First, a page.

Facebook's Magical Revenue Stream and Outlook
Margie is a member of The Motley Fool Blog Network -- entries represent the personal opinion of the blogger and are not formally edited.
Being able to see the future through the dark cloud of uncertainty is one of the most prized assets an investor can have. A second is sticking to your convictions in the face of public sentiment against you; as much like the animal kingdom we easily succumb to herd mentality, both on the upside and downside.
I recently read a well written article (though I might not agree with it) that questioned just where Facebook’s (NASDAQ: FB) magical revenue stream might come from, and that at current prices it was fairly valued.
The article made the following points.
- Mobile already accounts for 23% of Facebook’s revenues, and 65% of clients advertise on their mobile platform, thus there is less growth to come from mobile than previously thought.
- Social graph (Facebook’s new social search engine) is not expected to contribute to the bottom line any time soon according to their CFO. Revenue from gifts (where you are able to send a gift to someone for let’s say their birthday) are small, and payment revenues are declining.
- Most new users will come from developing nations and thus will produce little in ad revenue.
So, allow me to address these points to provide a contrarian viewpoint, and then discuss the magical revenue stream that will likely be approaching soon.
- Mobile isn’t even close to being monetized, even if 65% of clients already advertise in the space, both Facebook and Google (NASDAQ: GOOG) (currently the mobile leader in market-share with their Android system) continue to tinker every which way possible to monetize the space. When Google first came public many investors doubted their ability to monetize their massive traffic. Google obviously proved the doubters wrong with adwords. Of course there are still major hurdles in monetzing mobile (screen size, security, etc.) but based on trends in humanity, businesses will figure out a way. Mobile traffic is cheap compared to desktop traffic today (as it should be) … eventually it will catch-up, and possibly, just possibly, with location based selling, surpass desktop in price. I’m sure we are years away from this though.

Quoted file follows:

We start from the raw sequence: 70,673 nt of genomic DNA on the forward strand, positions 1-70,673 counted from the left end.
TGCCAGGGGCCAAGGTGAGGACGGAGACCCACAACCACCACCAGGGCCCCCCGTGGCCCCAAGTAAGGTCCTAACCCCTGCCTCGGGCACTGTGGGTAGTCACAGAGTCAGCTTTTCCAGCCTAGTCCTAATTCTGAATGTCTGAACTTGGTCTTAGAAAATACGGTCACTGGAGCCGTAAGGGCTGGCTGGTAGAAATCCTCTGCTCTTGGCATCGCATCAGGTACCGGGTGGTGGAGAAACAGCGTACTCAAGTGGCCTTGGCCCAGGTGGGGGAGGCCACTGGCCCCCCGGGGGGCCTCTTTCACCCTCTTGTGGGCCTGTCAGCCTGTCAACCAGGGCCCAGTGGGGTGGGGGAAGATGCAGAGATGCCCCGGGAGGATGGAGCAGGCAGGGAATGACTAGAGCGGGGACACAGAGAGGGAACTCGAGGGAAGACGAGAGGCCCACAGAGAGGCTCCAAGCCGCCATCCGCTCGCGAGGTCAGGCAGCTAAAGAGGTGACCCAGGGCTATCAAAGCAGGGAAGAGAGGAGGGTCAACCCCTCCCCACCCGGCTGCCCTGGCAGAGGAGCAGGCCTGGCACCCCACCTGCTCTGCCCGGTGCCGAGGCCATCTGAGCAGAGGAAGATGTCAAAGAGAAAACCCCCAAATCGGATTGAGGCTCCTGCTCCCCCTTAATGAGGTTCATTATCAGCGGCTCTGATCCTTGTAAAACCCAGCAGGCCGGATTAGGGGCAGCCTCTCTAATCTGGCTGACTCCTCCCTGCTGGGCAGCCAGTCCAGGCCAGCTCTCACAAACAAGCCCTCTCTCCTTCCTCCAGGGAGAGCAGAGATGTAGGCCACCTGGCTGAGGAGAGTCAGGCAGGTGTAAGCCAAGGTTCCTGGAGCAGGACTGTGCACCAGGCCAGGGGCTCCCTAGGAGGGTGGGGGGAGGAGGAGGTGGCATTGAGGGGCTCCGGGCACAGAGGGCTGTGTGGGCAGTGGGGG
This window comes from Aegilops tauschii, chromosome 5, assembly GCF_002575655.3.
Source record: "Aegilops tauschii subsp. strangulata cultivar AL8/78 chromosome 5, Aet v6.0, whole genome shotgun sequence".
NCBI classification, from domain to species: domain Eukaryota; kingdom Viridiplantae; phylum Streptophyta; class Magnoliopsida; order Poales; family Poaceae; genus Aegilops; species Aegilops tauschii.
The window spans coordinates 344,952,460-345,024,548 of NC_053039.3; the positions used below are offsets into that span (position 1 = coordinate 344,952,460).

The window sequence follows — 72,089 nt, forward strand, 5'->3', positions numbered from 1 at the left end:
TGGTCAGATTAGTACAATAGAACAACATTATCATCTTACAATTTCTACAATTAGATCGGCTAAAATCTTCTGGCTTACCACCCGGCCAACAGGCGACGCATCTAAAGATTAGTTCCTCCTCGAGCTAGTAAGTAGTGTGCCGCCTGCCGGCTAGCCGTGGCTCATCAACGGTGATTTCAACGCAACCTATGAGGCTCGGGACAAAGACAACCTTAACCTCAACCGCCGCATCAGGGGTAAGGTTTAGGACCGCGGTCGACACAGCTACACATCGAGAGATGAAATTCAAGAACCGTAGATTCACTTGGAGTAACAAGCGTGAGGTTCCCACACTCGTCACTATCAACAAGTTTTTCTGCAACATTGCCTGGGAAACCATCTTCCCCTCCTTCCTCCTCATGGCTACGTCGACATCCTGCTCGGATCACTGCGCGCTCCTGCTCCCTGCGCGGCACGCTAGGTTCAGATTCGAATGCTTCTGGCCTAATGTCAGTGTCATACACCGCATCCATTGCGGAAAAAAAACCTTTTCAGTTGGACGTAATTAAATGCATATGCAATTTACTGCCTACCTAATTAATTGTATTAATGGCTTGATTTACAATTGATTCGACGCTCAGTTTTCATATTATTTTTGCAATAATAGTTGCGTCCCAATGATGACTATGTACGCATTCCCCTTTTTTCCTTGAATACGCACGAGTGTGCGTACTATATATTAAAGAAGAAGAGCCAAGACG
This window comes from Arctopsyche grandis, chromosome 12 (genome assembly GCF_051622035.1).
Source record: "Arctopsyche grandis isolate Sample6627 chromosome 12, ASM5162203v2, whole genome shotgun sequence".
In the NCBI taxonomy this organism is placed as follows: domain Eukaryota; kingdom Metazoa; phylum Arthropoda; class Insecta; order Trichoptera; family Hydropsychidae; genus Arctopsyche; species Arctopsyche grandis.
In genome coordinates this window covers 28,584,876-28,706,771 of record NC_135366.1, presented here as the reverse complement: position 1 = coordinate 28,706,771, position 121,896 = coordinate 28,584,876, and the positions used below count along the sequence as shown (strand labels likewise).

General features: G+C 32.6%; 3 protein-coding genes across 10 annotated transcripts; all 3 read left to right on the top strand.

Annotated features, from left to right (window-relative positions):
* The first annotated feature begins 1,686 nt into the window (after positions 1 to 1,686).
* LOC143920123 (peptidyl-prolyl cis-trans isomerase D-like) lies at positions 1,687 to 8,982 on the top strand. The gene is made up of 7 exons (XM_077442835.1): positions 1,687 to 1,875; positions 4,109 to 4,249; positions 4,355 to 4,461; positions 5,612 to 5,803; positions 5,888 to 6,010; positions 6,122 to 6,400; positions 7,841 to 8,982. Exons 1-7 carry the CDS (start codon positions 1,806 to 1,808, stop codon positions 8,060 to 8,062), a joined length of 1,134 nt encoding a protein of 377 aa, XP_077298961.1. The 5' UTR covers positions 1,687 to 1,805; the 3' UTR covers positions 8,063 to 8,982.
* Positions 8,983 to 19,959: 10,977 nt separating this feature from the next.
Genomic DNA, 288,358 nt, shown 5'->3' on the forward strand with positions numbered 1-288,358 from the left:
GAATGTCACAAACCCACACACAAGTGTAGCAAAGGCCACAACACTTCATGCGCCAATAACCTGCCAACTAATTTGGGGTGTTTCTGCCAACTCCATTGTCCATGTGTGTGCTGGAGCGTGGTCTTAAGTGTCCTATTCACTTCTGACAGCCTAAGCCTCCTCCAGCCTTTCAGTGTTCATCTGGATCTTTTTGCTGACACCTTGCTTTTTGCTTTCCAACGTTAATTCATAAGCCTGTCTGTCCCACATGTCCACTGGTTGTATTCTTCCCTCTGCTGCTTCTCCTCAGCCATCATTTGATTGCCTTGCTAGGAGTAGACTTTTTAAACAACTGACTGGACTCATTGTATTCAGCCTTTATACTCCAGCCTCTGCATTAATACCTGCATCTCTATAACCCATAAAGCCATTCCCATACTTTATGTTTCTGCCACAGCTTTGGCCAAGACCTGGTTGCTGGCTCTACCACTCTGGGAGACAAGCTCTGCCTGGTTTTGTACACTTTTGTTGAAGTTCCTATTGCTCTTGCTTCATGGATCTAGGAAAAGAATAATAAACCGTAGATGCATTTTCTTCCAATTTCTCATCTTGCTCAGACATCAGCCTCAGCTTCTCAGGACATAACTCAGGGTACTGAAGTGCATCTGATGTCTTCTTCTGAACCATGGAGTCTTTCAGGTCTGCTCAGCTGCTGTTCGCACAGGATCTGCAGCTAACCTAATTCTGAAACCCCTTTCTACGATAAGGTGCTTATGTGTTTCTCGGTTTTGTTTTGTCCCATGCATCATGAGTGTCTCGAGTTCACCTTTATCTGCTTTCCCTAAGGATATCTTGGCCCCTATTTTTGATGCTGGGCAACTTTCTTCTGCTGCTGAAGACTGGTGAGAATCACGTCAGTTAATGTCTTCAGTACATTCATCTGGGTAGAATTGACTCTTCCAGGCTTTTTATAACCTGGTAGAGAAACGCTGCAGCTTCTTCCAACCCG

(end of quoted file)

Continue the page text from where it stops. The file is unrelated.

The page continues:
- Social graph/ search engines. Yes, Facebook is not Google yet. Most Facebook users don’t even know about this feature, much less have tried it. Is it refined? Nope. Google has a huge moat in search, even as Facebook uses Microsoft’s Bing for results they don’t generate. There is no way a CFO can come out and say he’s wild about the possibility of their new beta product generating lots of revenue. The fact is Facebook will make improvements here and has a captive user base visiting their site multiple times per day ...
- Point agreed with. However, developing nations will be getting more and more wealthy via globalization. Five, ten years from now, these will be much bigger markets than they are now. Facebook’s marginal costs per added user approach zero, so it costs shareholders nothing to wait to for this. Facebook is not necessarily a short term investment.
I’ve said it before, and I’ll say it again, Facebook in the future will generate billions a year in gambling revenues. They have already put slots and bingo on their British site.
When (not if) the revenue hungry government of the United States finally legalizes Internet poker, should Facebook choose to, they could easily drive a huge number of new players to what is considered a social game. Organize a low stakes online tourney amongst your friends, or join a multi-million person online tourney with lottery like payouts for first place, the potential here is massive, and the income passive.
I really have to give Mark Zuckerberg credit for not worrying about short term profits Wall Street so often demands, and investing in the future of his company (as he promised pre-IPO.) The company's biggest asset, the ubiquity of use of its 1 billion and growing user base is the golden goose, to be treated with the gentlest of hands. With the minor public relations challenge they had with Instagram notwithstanding, and the rumored video ads coming, so far I give Zuck and co. high marks for their treatment of their prized goose.
And a million people can tell me I'm off my rocker for my vision of the future of Facebook Poker; unless I hear a very persuasive argument from Zuckerberg himself against it, I'll see your bet and raise you. My money’s already on the table.
margiecfl has long positions in Google and Facebook. The Motley Fool recommends Facebook and Google. The Motley Fool owns shares of Facebook and Google. Try any of our Foolish newsletter services free for 30 days. We Fools may not all hold the same opinions, but we all believe that considering a diverse range of insights makes us better investors. The Motley Fool has a disclosure policy. Is this post wrong? Click here. Think you can do better? Join us and write your own!